Among those classic horror fans who are responsible for keeping its memory alive at all, Amicus Productions is first and foremost associated with its series of anthology films (or "portmanteaus", to use the official company line), so much so that oneย  might suppose they never made anything else. On the contrary, the studio was awfully slow to arrive at the form that primarily made its reputation. Between 1962 and 1967, Amicus released 12 feature films, and a grand total of two of them were portmanteaus: 1965's Dr. Terror's House of Horrors, and our present subject, released in November of '67, Torture Garden.

This is a roundabout way of saying that when Torture Garden came out, Amicus didn't really have a concrete idea of what the portmanteau films were doing: they were just one possibility out of a whole slate of horror and non-horror films the studio had dabbled in. Or at least, this is what I elect to tell myself, to explain away why Torture Garden is such a damp squib. It feels very much like a retread of Dr. Terror, which feels a bit insane on the face of it; by definition, an anthology film shouldn't be able to feel like a retread. But once again, we have a group that encounters a man who promises to tell their futures; once again, those futures are a little grab bag of different horror subgenres (though more unified than in Dr. Terror, they all involve the paranormal), once again they end with an ironic twist that derives from the character flaws of the person being told their future, and once again the framework narrative itself has the same kind of twist. This time around, the five victims are a randomly thrown-together group that has attended a show at Dr. Diabolo's Torture Garden, one of the attractions at a carnival.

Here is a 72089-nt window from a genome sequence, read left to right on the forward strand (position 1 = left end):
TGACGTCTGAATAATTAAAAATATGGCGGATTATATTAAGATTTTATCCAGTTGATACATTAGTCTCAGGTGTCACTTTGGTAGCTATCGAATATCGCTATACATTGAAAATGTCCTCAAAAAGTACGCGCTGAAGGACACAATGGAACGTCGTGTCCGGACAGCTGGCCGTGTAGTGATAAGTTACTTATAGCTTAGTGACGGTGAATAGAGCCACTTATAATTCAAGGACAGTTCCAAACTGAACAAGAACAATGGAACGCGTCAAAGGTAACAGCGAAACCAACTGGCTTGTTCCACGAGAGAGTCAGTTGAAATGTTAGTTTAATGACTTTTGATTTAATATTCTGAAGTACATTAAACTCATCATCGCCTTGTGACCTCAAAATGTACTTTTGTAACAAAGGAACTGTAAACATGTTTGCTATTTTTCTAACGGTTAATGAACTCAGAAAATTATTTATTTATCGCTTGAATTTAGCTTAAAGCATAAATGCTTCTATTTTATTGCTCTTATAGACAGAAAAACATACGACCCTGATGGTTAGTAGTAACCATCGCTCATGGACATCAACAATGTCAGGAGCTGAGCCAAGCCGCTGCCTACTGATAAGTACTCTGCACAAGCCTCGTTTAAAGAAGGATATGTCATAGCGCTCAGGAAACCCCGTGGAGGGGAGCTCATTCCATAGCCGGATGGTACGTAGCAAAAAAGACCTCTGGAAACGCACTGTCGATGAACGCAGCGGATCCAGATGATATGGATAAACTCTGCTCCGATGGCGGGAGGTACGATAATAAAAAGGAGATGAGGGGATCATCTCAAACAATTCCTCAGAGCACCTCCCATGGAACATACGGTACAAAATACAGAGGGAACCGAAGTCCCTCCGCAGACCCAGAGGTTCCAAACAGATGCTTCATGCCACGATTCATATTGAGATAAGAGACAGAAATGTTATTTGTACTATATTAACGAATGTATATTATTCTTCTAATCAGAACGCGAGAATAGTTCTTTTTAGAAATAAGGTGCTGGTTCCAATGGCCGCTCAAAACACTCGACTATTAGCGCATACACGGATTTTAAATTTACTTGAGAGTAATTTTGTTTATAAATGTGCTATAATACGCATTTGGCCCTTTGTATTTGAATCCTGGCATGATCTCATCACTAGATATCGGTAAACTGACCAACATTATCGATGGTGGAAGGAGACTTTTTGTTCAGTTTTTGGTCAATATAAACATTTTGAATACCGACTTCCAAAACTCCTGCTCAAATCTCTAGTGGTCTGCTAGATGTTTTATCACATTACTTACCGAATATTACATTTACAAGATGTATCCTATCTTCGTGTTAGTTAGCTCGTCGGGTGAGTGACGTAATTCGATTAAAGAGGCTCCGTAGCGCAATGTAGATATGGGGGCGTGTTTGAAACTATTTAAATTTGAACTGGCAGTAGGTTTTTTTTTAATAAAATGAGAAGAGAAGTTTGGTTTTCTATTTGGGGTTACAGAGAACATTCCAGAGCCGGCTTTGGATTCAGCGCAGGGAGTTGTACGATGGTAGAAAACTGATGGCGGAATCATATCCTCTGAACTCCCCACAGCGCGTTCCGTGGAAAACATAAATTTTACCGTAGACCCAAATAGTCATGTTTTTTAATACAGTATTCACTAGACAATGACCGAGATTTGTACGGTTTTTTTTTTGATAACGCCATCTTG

Before we get there, a word on that carnival: the music by Don Banks and James Bernard immediately leans in to making it sound leering and menacing, and in concert with the threatening low angles of carnival rides, it feels like some kind of spooky carnival of the damned. This is not, in the end, the case. But I mention this because of something the film does to murder its own horrific atmosphere, just as it's getting going. May I present, ladies and gentlemen, the Torture Garden title card:

Now there's a typeface to make your skin crawl and your blood run cold, amiright?

Anyway, I was about to introduce Dr. Diabolo (Burgess Meredith). He's the proprietor of what appears to be a kind of magic show demonstrating various old-fashioned torture devices; we walk in right as a performance is ending, and he's selecting a few likely targets for the hard sell on an even better, scarier experience, right behind this curtain. The five individuals he names are all curious enough to lay down their ยฃ5, to find that the scariest thing of all is what looks like a mechanical doll, designed to look like Atropos of the Greek Fates (Clytie Jessop, doing a fine job of holding extremely still in an awkward pose - she'll also put in some kind of cameo in each of the stories proper). Diabolo gives the spiel - Atropos, oldest of the Fates, was the one who cut the thread of a human's life, and just look at that, she has just as many threads as there are guests in his tent between the blades of her comically large shears right now! He invites the first customer, Colin Williams (Michael Byron) to stare at the gleaming shears for a glimpse of his future. And oh, what a nasty future it will be.